The Appropriation of Autism

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Since, at 51, I’m officially an ‘Over 50’ – and really should be finalising my funeral arrangements by now according to the adverts suddenly appearing on my TV and Facebook feed – you won’t be surprised to hear that many terms used today are completely new to me. ‘Cultural appropriation’ is definitely one of them.

When I was young, people were free to dress up in any costume that took their fancy – from geisha to Apache warriors – without ever having to worry about being accused of some dark, hidden agenda. For many, many years, wearing these outfits was seen as a tribute to a different culture, and a sign that you actually liked what they stood for, but now, thanks to the usual highly vocal minority, those days are rapidly disappearing.

The concept of cultural appropriation, like political correctness, certainly has its place. When people mimic the appearance of other cultures with the sole intention of ridiculing and devaluing them then there’s something seriously wrong, and of course it needs to be addressed. Other than that though, as someone whose life is devoted to celebrating the acceptance of diversity, I’ve got to say that I still see this kind of thing as very much a positive.

On my travels round the internet, I’ve recently noticed an increase in the number of discussions about how autistic people are having their ‘culture’ shamelessly appropriated by people who’ve adopted the ‘Geek Chic’ and ‘Gamer Chic’ lifestyles. Hmm…I think someone’s kind of missed the point here: Autistic people don’t become gamers or geeks to be part of any specific peer group; it’s other people who decide to categorise them this way. The truth is, they’re simply being themselves and doing what they love. If others have seen something attractive in them and it’s turned into a way of life worth copying, shouldn’t we be pleased? Personally I think it’s fantastic that the nerds, the weird kids and the outcasts (people of all ages, not just children) who’d give anything to feel a little more accepted – a little more (Heaven forbid) ‘normal’ – are now being seen as potential role models instead of the peculiar oddballs they were when I was growing up.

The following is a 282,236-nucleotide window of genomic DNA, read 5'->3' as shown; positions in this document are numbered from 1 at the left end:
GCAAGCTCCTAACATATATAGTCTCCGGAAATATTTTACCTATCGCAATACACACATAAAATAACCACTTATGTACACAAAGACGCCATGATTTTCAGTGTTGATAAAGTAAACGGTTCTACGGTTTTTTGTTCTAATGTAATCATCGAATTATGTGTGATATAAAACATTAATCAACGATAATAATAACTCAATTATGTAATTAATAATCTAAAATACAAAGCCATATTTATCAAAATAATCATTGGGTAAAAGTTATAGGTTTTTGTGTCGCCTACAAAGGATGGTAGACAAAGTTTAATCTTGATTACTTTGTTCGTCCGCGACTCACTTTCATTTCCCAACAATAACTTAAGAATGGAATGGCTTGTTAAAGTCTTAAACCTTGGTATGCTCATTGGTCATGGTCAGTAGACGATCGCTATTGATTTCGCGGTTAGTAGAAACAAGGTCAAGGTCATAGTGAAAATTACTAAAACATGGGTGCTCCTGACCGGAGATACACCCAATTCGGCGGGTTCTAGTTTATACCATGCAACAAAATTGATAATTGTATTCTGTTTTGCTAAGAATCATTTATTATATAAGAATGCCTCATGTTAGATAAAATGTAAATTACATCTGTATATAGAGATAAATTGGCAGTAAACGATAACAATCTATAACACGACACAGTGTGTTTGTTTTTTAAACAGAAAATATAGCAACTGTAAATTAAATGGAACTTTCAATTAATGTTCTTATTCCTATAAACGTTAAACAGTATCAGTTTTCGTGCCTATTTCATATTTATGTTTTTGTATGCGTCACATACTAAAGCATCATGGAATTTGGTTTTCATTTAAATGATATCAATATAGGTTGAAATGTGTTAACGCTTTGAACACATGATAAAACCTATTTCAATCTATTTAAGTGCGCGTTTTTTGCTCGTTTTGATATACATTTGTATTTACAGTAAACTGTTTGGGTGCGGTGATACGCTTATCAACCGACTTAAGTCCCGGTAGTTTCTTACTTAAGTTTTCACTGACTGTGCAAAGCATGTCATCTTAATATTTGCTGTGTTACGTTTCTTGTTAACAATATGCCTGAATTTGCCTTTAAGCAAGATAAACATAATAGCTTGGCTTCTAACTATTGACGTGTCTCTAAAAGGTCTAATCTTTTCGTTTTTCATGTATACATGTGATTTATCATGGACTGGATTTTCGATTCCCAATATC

While we’re on the subject, here’s another popular term that’s new to me: ‘sapiosexual’. In a nutshell, it means you’re attracted to intelligence, regardless of looks, social skills and so on. This is now a well-recognised thing apparently – Benedict Cumberbatch’s portrayal of Sherlock Holmes being a good case in point – and if anyone thinks autistic men’s (and women’s) love lives haven’t benefitted from it then they’re very much mistaken. Do you think they felt their culture had been appropriated when they became attractive to other people and found love and happiness as a result? I’m quite sure they didn’t give it a second thought.

What prompted me to write this post however, was reading various people’s outrage about the ‘cultural appropriation’ of none other than the humble fidget spinner. Yes, you read that correctly: the fidget spinner. ‘Oh, now you want to play with my son, just because he’s got a fidget spinner…’ complained one woman. ‘Where were you when he was alone and friendless? You have no right to play with his things.’ ‘It makes me so angry’ whined another ‘to see neurotypical children appropriating sensory toys like this…’ Resisting the urge to gouge my own eyeballs out with a blunt spoon, I decided to share my thoughts about this horrifying cultural crime wave with you here instead.

I genuinely believe that there’s nothing wrong and everything right about the idea of children (and adults) finding common ground and connecting across society’s complicated and often confusing divides, whether they’re based on nationality, religion, sexuality, neurological wiring or anything else.